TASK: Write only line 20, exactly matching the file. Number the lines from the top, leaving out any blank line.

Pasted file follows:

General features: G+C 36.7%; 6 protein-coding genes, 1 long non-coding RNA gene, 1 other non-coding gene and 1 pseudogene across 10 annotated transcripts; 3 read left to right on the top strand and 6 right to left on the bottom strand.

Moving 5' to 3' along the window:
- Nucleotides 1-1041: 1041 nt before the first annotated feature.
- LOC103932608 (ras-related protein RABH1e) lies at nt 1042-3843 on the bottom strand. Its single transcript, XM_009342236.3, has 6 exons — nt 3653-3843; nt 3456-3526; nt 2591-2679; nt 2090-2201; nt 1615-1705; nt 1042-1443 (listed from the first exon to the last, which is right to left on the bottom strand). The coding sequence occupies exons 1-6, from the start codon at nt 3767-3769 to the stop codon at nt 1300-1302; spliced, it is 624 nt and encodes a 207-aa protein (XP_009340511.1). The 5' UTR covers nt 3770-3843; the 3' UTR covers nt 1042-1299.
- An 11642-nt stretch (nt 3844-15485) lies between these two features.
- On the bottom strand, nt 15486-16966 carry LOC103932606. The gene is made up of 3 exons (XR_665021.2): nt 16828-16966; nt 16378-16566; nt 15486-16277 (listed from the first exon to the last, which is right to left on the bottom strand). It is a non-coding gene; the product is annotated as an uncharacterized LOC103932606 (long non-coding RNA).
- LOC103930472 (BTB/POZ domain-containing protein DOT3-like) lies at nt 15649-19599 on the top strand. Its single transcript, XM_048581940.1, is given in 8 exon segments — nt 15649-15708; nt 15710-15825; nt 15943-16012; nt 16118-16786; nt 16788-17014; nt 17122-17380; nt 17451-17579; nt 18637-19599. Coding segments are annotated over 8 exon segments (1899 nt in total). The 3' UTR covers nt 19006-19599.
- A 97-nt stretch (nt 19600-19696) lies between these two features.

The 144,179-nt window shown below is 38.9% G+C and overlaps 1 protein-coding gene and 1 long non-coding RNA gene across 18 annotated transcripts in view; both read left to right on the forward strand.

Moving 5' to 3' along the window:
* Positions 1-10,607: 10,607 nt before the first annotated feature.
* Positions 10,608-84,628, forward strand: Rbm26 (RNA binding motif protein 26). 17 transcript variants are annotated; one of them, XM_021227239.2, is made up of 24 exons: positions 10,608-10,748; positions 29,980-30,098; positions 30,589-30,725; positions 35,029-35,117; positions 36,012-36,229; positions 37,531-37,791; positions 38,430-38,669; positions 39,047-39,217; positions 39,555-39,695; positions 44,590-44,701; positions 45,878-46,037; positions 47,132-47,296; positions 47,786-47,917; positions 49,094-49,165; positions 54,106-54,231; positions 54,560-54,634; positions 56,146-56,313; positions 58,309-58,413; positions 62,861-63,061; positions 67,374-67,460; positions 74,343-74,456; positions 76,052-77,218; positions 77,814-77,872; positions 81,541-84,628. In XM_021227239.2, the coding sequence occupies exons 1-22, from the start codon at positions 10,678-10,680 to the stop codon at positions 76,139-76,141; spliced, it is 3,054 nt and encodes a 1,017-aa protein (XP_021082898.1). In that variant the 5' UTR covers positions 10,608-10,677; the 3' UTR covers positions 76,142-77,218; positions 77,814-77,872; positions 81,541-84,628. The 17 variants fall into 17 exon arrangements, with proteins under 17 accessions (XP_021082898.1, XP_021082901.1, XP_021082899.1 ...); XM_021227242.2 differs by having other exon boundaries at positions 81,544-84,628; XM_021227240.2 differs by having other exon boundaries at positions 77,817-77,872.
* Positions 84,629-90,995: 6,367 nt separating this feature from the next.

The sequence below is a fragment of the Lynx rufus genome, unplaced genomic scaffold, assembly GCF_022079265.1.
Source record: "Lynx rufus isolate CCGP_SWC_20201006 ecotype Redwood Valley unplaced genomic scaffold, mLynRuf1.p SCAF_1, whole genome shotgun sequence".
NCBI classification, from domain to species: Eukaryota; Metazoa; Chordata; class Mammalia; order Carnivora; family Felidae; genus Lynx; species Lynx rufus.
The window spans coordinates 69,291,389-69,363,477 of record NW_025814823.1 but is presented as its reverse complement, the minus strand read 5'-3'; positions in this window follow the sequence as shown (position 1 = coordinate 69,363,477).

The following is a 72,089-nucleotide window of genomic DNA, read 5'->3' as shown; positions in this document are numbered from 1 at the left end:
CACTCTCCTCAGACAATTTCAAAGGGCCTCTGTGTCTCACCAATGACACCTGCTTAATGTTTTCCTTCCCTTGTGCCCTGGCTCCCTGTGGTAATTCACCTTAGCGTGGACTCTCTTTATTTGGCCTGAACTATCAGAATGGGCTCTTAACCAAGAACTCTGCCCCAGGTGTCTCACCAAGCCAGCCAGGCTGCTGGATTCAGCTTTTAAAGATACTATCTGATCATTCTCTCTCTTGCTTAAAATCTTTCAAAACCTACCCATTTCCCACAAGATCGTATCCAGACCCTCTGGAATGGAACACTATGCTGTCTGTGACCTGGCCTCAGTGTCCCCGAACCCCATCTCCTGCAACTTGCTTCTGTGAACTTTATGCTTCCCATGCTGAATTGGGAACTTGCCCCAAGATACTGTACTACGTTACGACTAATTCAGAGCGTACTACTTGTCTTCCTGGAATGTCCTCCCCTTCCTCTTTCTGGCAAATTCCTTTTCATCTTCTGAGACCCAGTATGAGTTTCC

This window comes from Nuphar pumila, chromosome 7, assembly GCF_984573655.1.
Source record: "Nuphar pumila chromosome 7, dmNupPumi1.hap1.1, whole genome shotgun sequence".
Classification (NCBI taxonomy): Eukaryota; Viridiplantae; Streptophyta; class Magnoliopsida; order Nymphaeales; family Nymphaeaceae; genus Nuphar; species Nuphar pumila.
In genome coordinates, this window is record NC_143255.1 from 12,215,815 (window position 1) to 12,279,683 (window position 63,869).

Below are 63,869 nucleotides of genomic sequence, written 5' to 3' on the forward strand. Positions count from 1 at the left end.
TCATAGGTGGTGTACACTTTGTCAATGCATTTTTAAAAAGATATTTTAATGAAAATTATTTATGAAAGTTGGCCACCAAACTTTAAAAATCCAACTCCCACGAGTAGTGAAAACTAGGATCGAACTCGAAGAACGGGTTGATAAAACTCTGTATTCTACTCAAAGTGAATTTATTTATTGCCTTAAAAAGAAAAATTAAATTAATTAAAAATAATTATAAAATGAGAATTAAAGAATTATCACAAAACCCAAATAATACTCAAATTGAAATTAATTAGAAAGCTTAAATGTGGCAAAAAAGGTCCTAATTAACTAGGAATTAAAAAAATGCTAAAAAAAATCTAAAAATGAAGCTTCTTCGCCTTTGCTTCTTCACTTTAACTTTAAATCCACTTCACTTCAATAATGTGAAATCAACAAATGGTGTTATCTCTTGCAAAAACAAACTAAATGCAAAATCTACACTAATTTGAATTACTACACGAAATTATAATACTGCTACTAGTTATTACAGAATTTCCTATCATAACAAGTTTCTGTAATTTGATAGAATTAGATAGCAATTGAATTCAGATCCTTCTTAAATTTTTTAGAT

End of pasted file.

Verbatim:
This window comes from Nuphar pumila, chromosome 7, assembly GCF_984573655.1.